Fig. 6

HSF1 regulates the expression of SMAC and mitochondrial apoptosis pathway-related proteins. a Protein chip cluster analysis of the expression of apoptosis-related proteins in PANC-1 cells after HSF1 silencing. b Protein chip enrichment analysis of the signaling pathway of differentially expressed proteins involved. c and d Western blot analysis of the expression of HSP90, HSP60, HSP27, Bcl-2, BAD, SMAC, cytochrome C. Apaf1, cleaved caspase 3, cleaved caspase 8 and cleaved caspase 9 proteins in PANC-1 cells after HSF1 silencing. The analysis was repeated three times

HSF1 regulates mitochondrial apoptosis in pancreatic cancer cells via SMAC

Having shown that HSF1 regulates the expression of SMAC and mitochondrial apoptosis-related proteins, we used siRNA silencing technology to confirm the role of SMAC in the mechanism by which HSF1 regulates mitochondrial apoptosis in pancreatic cancer cells. Compared with the negative control group and HSF1 silenced group, the level of PANC-1 cell apoptosis was significantly decreased by SMAC silencing, while the proliferative capacity was significantly enhanced. However, these effects were ameliorated by co-transfection with HSF1-siRNA and SMAC-siRNA (Fig. 7a, b and c). We then detected the expression of apoptosis-related proteins downstream of SMAC by Western blot analysis. Compared with the negative control group and the HSF1 silenced group, XIAP protein expression was upregulated after SMAC silencing, while the expression levels of cleaved caspase 3 and cleaved caspase 9 proteins were downregulated. However, these effects were ameliorated by co-transfection with HSF1-siRNA and SMAC-siRNA (Fig. 7d and e). These results suggested that SMAC silencing reverses the effects of HSF1 silencing and that SMAC is an intermediate mediator of HSF1 regulation of mitochondrial apoptosis in pancreatic cancer cells. Thus, our results demonstrated that HSF1 inhibits mitochondrial apoptosis in pancreatic cancer cells by downregulating SMAC to promote pancreatic tumorigenesis (Fig. 8).
Fig. 7

SMAC is a mediator of mitochondrial apoptosis in HSF1-regulated pancreatic cancer cells. a and b Annexin V/PI double staining was used to detect PANC-1 cell apoptosis. c CCK-8 assay of PANC-1 cell proliferation. d and e Western blot analysis of the expression of SMAC, XIAP, cleaved caspase 3 and cleaved caspase 9 proteins in PANC-1 cells. Differences were analyzed by paired t-test and data represent the mean ± standard deviation of three independent experiments. *P < 0.05, **P < 0.01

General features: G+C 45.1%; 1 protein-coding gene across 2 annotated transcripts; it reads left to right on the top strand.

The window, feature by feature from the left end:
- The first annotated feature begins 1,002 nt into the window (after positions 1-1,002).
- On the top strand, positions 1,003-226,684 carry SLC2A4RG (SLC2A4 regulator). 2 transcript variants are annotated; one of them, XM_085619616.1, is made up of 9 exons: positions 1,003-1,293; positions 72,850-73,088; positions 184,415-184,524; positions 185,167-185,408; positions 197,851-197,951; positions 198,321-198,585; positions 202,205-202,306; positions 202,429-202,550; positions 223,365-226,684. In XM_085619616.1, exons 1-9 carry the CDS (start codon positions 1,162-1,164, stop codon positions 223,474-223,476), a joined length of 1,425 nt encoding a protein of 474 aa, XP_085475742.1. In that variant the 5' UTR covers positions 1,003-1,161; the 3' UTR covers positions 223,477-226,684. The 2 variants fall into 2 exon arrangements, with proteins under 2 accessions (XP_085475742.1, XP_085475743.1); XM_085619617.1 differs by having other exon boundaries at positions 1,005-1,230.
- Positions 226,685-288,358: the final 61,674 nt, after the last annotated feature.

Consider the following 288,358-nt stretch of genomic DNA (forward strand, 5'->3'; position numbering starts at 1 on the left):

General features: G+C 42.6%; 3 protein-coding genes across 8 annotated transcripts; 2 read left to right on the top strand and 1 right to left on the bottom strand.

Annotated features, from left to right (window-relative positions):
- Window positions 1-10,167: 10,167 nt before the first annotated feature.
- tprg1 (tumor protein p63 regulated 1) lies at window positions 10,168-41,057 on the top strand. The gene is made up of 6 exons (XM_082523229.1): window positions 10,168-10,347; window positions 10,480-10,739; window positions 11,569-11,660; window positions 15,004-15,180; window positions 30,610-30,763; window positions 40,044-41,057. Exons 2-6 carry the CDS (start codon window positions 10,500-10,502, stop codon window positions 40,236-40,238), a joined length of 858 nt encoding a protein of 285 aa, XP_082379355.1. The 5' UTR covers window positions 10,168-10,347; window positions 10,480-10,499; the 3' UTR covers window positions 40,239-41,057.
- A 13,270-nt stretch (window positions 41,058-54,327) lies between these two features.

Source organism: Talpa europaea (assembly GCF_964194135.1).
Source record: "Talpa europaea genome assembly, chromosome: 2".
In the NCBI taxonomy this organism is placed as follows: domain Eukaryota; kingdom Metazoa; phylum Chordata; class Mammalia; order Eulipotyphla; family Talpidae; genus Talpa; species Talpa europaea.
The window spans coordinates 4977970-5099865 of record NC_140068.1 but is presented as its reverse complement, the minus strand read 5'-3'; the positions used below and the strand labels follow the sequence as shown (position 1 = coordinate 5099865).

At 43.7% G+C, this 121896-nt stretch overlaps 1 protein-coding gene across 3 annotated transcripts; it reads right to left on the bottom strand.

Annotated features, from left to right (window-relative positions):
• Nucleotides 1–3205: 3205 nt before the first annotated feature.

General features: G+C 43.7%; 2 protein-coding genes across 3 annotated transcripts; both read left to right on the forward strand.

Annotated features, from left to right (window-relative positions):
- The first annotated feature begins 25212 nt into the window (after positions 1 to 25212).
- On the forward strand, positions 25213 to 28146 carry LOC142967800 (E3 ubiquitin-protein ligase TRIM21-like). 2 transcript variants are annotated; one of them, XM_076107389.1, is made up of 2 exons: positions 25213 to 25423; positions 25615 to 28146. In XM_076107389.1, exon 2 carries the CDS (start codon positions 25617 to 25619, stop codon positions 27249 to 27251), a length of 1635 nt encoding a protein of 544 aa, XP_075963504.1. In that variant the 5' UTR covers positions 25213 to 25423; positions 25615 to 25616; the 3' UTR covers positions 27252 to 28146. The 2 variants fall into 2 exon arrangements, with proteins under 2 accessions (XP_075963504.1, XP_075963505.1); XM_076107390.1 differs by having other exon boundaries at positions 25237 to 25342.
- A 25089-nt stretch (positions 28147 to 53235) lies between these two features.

Fig. 8

Schematic diagram of the mechanism by which HSF1 regulates pancreatic cancer cell apoptosis

Discussion

Pancreatic cancer is a highly malignant digestive system tumor that represents a serious threat to human life because of the difficulties associated with early diagnosis, rapid tumor progression and the high mortality rate [1]. Identification of the key regulatory factors involved in pancreatic tumorigenesis have become a focus of research that is important in the guiding clinical diagnosis and treatment [1]. Many studies have shown that HSF1 is highly expressed and closely related to tumorigenesis and progression in malignancies such as human primary liver cancer [18], breast cancer [19], and melanoma [20]. In the present study, we confirmed that HSF1 is highly expressed in pancreatic cancer tissues compared with normal tissues, and is positively correlated with tumor differentiation and poor prognosis in pancreatic cancer patients. Furthermore, we found that HSF1 expression is positively correlated with the expression of the proliferation marker Ki-67. Moreover, HSF1 is implicated as an independent predictor of survival and prognosis in patients with pancreatic cancer. In terms of the molecular mechanism, we showed that high expression of HSF1 promotes pancreatic cancer cell proliferation both in vitro and in vivo, increases the mitochondrial membrane potential, inhibits apoptosis and regulates the cell cycle. All these effects are reversed by HSF1 silencing.